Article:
4. How this is impacting your daily activities or your functional limitations.
    5. Your goals with physical therapy.
    6. Medications, tests, and procedures related to your health.
  • Your therapist will then perform the evaluation consisting of various tests and measures

Your therapist will then formulate a list of problems you are having, and how to treat those problems. A plan is subsequently developed with your input. This includes how many treatments per week, how many weeks you will need therapy, home programs, patient education, short-term/long-term goals, and what is expected after discharge from therapy. This plan is created with input from you, us, and your doctor.

What do I need to bring with me?

Make sure you bring your physical therapy referral if you are utilizing insurance (provided to you by your doctor) and your payment information. If your insurance is covering the cost of physical therapy, bring your insurance card. If you are covered by Workers' Compensation, bring your claim number and your case manager's contact information. If you are covered by auto insurance or an attorney lien, make sure you bring your insurance claim information and adjustor’s and attorney’s contact information.

How should I dress?

You should wear loose fitting clothing, so you can expose the area that we will be evaluating and treating. For example, if you have a knee problem, it is best to wear shorts. For a shoulder problem, a tank top is a good choice, and for low back problems, wear a loose-fitting shirt and pants, again so we can perform a thorough examination.

How many visits will I need?

This is highly variable and will be determined at your first visit. You may need one visit or you may need months of care. It depends on your diagnosis, the severity of your impairments, your past medical history, etc. You will be re-evaluated monthly and when you see your doctor, we will provide you with a progress report with our recommendations.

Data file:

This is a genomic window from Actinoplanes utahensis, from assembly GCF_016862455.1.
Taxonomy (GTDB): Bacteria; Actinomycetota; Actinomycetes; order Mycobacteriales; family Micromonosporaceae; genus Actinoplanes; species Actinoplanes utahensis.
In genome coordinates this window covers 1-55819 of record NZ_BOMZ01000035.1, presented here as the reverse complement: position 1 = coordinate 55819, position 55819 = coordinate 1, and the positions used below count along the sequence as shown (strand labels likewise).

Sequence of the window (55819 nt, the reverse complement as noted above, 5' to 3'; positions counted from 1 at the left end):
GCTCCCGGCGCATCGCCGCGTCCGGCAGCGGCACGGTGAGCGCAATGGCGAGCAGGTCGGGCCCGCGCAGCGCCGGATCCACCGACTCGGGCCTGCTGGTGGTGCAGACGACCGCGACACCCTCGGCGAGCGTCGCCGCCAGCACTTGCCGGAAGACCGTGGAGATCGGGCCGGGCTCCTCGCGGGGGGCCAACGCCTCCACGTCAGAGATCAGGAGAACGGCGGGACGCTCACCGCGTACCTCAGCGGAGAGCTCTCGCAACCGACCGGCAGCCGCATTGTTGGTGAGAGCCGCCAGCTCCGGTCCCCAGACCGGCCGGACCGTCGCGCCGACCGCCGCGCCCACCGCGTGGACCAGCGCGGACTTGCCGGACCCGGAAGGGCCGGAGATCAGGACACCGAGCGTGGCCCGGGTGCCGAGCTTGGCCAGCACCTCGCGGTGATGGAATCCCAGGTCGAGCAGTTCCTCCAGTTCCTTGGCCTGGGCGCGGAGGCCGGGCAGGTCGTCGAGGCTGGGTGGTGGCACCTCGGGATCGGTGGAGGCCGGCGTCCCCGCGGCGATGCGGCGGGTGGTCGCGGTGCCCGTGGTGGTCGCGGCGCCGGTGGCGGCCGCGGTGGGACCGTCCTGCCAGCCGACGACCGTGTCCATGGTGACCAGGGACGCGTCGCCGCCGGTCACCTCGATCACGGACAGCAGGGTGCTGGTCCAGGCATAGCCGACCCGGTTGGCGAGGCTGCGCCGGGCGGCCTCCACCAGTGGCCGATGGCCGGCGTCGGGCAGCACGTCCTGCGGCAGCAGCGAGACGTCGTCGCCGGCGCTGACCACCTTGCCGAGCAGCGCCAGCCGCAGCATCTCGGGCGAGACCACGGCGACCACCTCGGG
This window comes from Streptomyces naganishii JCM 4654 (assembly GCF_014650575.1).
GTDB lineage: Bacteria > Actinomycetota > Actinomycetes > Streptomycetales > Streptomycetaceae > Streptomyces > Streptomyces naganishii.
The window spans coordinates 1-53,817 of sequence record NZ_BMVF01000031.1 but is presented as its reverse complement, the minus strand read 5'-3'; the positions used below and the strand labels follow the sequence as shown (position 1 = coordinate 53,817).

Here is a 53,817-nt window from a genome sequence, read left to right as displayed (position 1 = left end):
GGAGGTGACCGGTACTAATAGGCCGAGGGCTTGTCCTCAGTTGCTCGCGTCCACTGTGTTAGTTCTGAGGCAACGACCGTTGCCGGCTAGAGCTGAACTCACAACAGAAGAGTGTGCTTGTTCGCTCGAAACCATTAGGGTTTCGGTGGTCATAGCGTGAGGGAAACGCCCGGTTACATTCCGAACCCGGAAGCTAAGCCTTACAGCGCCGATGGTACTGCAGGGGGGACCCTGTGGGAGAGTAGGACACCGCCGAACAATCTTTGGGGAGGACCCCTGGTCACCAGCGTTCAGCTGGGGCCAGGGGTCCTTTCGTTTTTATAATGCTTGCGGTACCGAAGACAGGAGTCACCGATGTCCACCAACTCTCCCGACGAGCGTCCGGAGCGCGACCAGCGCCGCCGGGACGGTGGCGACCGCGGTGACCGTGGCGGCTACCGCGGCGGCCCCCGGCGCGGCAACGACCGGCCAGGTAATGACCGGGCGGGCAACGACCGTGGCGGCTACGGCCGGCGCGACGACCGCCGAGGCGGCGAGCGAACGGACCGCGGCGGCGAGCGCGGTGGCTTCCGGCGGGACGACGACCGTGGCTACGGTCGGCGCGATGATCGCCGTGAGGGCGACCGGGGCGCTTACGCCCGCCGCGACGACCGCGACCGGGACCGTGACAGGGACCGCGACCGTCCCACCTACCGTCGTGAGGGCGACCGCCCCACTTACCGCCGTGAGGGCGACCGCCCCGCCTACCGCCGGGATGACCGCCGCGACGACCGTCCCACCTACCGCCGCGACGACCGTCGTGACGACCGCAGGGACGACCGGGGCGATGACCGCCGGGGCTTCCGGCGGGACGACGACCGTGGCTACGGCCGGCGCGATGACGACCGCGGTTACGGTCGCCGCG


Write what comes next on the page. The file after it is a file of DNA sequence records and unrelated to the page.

Why is Physical Therapy a good choice?

Extensive research has proven that physical therapy works for treating multiple types of pain, optimizing performance, and reducing the risks of preventable diseases that are often secondary to pain and injury.

While many options only address the symptoms, physical therapy aims to both reduce your pain and the find the cause. This approach not only produces results fast, but also prevents the pain or injury from returning.

Our Physical therapists are doctoral and advance trained experts at treating pain and injuries. We apply the latest research to your unique situation. Research proves Physical Therapist, along with orthopedists, are the most proficient at orthopedic examination. Physical Therapists have a unique advantage because we get to spend much more time with our patients than any other provider. This allows us to learn more about your condition and teach you how to stay pain-free and strong.

 My doctor thinks I need surgery, will PT help?

Absolutely! Best case, by undergoing physical therapy first you will achieve a full recovery, discover the cause of the problem, and be well equipped to prevent a reoccurrence while avoiding surgery.

Worst case, your physical therapy will help you go into surgery in better shape, more confident that you exhausted all conservative means, and have a better understanding what your post-surgery care will be like. Some evidence suggests those who “prehab” do better after surgery.